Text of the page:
With so much choice available today, there’s no longer just one way to watch TV. And with so many connected TV options and services to choose from, Americans are capitalizing on the variety, watching a collective 8 billion hours using these devices in a given month. The over-the-top (OTT) landscape, however, is largely untapped from an advertising perspective. The underlying challenge, as industry leaders discussed at the ARF’s recent OTTxSCIENCE conference, is having the right data and technology to provide both scale and efficiency across the industry. Leaders across this rapidly growing space presented new research on OTT and thoughts on where it’s headed next.
Amanda Tarpey, SVP, Digital Product Leadership, Nielsen, furthered the conversation around OTT by providing data on the growth of connected TV. “Although linear television maintains the majority of viewing, there are strong signals of how mainstream connected TV is becoming,” she said, “which is creating a new normal for the living room.”
Nielsen research has revealed that time spent across demos is doubling year over year. It’s also been shown that the platform used for video viewing is indicative of the audience watching, with a majority of OTT time spent driven by younger viewers. To underscore the impact this has on advertising, Tarpey shared Nielsen Digital Ad Ratings and Digital Content Ratings case studies to prove the impact of OTT.
“While we see the same viewers accessing both connected TV and linear TV,” she explained, “advertisers get significant incremental exposure by executing through connected TV, given the opportunity to hit targeting and frequency requirements in that overlapping sample.”
While OTT may be the future of TV, networks, distributors, content creators and agencies/advertisers have not aligned on the metrics and measurement standards, as seen in traditional TV. There are many different datasets being gathered from an endless array of devices and not enough scrutiny or standards being applied around how these devices are translated into persons or households, all adding to the complexity for buyers to have confidence in transacting advertising dollars on this platform.To address this challenge, a panel of executives from NBCU, 7Park Data, Sony and Nielsen discussed the need for collaboration and transparency to establish a common language for the OTT landscape.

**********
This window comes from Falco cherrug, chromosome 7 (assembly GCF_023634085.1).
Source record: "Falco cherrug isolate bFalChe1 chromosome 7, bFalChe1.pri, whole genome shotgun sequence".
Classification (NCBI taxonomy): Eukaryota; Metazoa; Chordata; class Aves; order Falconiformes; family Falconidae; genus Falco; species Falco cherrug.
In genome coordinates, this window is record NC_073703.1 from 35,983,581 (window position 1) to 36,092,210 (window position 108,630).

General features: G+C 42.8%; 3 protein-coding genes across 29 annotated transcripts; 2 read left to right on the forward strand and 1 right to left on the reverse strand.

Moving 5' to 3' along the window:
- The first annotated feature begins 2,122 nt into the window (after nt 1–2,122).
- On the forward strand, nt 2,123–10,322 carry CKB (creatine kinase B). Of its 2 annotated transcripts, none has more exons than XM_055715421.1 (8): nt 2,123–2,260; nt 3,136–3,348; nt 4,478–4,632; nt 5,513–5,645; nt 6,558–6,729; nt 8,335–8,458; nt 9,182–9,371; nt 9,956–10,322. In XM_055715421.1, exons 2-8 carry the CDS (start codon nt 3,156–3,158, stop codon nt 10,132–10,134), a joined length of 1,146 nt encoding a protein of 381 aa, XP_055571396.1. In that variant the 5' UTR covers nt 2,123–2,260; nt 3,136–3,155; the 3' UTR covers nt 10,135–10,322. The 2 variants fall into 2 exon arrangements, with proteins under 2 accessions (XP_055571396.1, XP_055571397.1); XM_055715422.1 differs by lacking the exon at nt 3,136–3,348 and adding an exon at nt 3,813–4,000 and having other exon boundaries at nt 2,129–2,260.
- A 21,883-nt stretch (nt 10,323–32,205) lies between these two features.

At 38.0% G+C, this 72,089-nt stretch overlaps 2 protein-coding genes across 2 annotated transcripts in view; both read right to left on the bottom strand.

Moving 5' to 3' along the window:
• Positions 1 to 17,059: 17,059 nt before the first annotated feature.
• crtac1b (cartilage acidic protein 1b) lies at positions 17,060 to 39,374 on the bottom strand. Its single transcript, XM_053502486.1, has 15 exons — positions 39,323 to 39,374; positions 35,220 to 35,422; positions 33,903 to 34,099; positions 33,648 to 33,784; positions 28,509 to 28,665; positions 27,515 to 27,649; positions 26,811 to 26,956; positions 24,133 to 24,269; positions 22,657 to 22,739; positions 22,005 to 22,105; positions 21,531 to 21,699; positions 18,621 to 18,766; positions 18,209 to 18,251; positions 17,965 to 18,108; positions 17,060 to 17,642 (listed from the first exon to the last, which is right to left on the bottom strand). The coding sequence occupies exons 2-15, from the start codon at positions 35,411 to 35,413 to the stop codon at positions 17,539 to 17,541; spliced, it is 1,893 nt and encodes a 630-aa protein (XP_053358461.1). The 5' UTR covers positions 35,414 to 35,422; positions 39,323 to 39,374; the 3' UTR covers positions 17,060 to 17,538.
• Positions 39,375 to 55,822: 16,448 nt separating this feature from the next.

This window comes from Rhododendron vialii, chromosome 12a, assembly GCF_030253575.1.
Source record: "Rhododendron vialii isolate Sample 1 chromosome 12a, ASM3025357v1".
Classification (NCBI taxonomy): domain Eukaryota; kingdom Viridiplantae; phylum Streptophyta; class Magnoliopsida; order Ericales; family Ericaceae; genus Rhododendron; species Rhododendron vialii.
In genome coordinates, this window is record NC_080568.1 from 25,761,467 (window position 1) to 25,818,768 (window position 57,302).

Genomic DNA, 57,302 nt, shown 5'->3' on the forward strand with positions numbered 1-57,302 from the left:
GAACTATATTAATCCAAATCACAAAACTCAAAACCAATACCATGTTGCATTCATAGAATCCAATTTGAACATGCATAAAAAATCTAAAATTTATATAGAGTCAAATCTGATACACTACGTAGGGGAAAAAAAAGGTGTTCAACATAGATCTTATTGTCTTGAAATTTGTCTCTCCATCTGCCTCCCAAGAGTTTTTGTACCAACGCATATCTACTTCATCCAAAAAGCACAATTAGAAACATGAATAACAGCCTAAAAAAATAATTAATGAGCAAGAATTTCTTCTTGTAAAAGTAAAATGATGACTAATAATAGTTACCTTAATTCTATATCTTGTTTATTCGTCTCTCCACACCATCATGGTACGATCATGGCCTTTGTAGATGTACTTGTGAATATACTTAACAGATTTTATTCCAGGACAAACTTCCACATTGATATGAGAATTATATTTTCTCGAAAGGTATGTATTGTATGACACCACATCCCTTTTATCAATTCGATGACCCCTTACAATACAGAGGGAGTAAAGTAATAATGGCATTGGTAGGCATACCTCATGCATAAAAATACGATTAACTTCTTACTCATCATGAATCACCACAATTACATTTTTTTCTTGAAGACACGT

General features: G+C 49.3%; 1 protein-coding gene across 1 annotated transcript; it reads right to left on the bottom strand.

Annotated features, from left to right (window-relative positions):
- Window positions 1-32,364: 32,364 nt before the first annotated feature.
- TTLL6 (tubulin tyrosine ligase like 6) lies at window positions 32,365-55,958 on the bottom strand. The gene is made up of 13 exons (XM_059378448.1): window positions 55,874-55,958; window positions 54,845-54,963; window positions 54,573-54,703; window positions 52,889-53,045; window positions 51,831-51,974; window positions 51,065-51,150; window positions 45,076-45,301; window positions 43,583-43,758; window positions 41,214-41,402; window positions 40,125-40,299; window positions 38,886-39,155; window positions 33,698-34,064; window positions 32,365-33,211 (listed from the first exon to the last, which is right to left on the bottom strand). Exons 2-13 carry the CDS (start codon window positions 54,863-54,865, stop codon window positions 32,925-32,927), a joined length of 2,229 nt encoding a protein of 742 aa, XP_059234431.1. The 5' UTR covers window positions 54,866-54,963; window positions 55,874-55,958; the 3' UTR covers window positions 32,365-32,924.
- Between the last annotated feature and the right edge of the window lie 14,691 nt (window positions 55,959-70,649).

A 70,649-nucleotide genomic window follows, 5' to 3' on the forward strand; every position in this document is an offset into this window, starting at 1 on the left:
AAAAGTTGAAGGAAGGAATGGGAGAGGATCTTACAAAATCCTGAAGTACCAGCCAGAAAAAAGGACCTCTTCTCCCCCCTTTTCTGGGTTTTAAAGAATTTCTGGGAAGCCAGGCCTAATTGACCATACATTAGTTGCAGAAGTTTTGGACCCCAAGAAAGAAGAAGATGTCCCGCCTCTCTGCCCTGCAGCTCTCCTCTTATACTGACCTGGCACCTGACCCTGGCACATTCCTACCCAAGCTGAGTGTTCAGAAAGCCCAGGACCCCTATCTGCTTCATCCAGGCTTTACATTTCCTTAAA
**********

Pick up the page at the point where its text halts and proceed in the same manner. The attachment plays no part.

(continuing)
“We live in a world where there are parallel currencies—one to value the ad spot, and the other to value the content—and we’re focused on making sure there is measurement to support both,” said Brian Fuhrer, SVP, National TV Audience Measurement Product Leadership.
The idea of working together in the OTT space was supported by various examples of collaboration shared throughout the day. During a separate presentation, Spectrum Reach explained how it’s making addressable TV possible by merging its own insights and technology with other data providers like Nielsen. Snap Inc. also shared research on the TV viewing patterns of Snapchat users, using Nielsen’s TV Panel Audience Link, to show how they engage with TV compared with non-Snapchat users. In an ever-evolving media environment, especially with OTT added to the mix, everyone is being incentivized to work together to keep up.